Tag: ball park
Grey, creaky and 18 – pretty darned old for a black Lab mix of his size — Bear Dog is hanging around a little longer.
But then he’s always been a persistent sort.
Bear Dog is pretty well known around Castle Rock, Washington, at the western base of Mount St. Helens. For almost two decades, he has hung out at the town’s riverfront, the ball park — just about anywhere his owner, Don Caulfield, went, and a few places he didn’t.
At the North County Recreation Sports Complex, near Caulfield’s mobile home, there are signs, posted by the city, that read, ”No pets allowed inside baseball complex or on soccer fields, except Bear Dog.”
Since 1996, the highly social dog has been befriending workers — including those who built the sports complex — as well as tourists, hikers, students and fishermen.
Whenever anyone walked by Caulfield’s mobile home with a fishing pole, Bear Dog wanted to join them. He’d also swim out to fishing boats, leading anglers to drop what they were doing, haul him aboard and bring him ashore.
At the ball fields, Bear Dog would meet Janice Vinton, the concession stand manager, in the parking lot, walk her to the concession stand and then sit and wait for a hot dog. He’d always get one, at least until he had a heart attack and Vinton decided he should avoid them. When Vinton would close the concession stand at night, Bear would wait for her and walk her to her car.
At Caulfield’s home, visitors would frequently drop by to take Bear Dog for a hike on the trails, or drop off treats and presents. A Seattle man brought short ribs to him every weekend.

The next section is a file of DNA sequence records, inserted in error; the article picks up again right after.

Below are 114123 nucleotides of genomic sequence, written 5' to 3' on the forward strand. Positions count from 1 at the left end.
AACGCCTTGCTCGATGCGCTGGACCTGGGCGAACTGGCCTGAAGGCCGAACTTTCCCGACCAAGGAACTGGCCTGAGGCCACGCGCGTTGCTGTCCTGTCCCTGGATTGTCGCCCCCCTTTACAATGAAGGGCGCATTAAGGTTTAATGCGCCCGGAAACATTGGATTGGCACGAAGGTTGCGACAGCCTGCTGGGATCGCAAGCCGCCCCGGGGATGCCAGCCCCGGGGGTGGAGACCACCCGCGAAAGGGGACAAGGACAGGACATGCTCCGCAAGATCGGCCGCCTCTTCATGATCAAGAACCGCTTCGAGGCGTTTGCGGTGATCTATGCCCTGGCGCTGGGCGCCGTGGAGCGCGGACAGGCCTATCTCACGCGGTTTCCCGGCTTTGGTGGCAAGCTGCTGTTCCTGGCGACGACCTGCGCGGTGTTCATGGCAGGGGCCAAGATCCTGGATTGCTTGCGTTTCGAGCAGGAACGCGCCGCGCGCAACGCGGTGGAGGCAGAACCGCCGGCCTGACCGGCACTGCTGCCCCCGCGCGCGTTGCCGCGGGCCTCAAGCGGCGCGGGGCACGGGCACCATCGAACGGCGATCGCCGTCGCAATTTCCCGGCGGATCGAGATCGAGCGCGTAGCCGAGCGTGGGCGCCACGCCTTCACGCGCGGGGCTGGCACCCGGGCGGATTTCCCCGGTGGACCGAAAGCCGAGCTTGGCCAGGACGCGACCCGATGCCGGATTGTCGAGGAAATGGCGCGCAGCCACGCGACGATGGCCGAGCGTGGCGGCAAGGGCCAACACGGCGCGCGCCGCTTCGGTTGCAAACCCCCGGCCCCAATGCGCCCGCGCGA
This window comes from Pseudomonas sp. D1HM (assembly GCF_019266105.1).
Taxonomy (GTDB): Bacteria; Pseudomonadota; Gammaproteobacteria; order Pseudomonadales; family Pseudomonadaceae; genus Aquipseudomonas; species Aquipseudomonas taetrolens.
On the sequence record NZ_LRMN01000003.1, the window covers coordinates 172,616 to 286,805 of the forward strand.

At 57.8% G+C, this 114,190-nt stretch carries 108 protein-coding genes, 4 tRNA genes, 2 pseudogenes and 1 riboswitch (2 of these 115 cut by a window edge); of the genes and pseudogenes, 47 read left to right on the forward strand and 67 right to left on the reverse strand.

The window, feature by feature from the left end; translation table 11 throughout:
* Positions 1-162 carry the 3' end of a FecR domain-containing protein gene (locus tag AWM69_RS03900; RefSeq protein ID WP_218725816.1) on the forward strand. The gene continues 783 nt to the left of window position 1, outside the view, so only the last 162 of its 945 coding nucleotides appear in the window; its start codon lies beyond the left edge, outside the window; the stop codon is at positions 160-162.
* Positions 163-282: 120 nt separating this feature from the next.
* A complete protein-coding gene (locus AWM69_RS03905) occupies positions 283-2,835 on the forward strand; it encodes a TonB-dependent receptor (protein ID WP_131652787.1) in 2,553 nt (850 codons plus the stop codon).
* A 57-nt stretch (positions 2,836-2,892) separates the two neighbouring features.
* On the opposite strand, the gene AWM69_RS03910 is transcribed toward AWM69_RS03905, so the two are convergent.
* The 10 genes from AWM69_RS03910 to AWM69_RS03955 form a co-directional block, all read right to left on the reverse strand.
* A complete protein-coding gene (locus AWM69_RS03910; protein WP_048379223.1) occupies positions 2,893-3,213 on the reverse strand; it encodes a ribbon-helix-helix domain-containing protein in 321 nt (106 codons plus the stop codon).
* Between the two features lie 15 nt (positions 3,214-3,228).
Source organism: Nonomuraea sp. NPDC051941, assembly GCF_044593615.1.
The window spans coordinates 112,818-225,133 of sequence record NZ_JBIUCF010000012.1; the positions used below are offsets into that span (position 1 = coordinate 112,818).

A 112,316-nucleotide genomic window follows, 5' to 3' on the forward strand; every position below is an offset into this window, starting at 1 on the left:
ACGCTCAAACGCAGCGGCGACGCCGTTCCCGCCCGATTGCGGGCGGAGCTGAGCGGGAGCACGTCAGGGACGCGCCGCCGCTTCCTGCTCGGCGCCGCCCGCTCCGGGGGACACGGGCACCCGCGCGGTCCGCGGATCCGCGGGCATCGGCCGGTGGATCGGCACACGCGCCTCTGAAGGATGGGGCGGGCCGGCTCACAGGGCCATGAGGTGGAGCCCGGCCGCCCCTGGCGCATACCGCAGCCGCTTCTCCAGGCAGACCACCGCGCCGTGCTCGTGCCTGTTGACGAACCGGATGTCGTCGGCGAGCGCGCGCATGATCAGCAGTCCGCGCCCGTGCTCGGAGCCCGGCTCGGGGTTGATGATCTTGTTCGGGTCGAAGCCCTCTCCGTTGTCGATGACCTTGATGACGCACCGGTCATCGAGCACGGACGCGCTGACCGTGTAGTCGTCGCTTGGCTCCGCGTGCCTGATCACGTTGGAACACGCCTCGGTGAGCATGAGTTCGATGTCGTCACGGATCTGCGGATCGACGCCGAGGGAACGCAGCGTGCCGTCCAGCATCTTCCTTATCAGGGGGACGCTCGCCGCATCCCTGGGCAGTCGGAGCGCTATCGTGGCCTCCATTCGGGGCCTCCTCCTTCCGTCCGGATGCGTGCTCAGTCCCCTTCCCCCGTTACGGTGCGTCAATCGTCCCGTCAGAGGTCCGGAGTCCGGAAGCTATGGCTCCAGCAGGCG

“How he got so popular, I don’t know,” Caulfield, a 62-year-old retired trucker, told the Daily News in Washington. “He done that himself.”
About two months ago, though, sightings of Bear Dog became more rare. His back legs had stopped working, and the only way he could walk was by Caulfield using a towel as a sling to lug him in and out of the house. Even as an invalid, Bear Dog still wanted to go out and meet any visitors that stopped by.
Given the dog’s age and condition, Caulfield’s veterinarian advised him it was time to put Bear down, but Caulfield didn’t have enough money to cover the $150 euthanization fee.
He went home and cried, and then he started digging a hole in the yard.
“I knew what had to be done,” he told the the Daily News, which published an article Sunday about Bear Dog.
But Caulfield couldn’t bring himself to shoot Bear, and when he called friends to ask they do the deed for him, they all declined.
Bear Dog was living out what appeared to be his final days until one day he dragged himself outside and promptly fell down the porch steps. Caulfield heard a pop and feared his dog had broken his back. Instead, Bear Dog got up, walked, and even tried to chase a rabbit.
“Every time I think it’s time, he bounces back somehow,” said Caulfield. “I don’t know how he does it.”
We have a theory: Maybe it’s because so many people are pulling for him — and even more since the newspaper story.
Since the article on Bear Dog appeared, he has received a slew of visitors, gifts and phone calls, the Daily News reported in a follow-up article.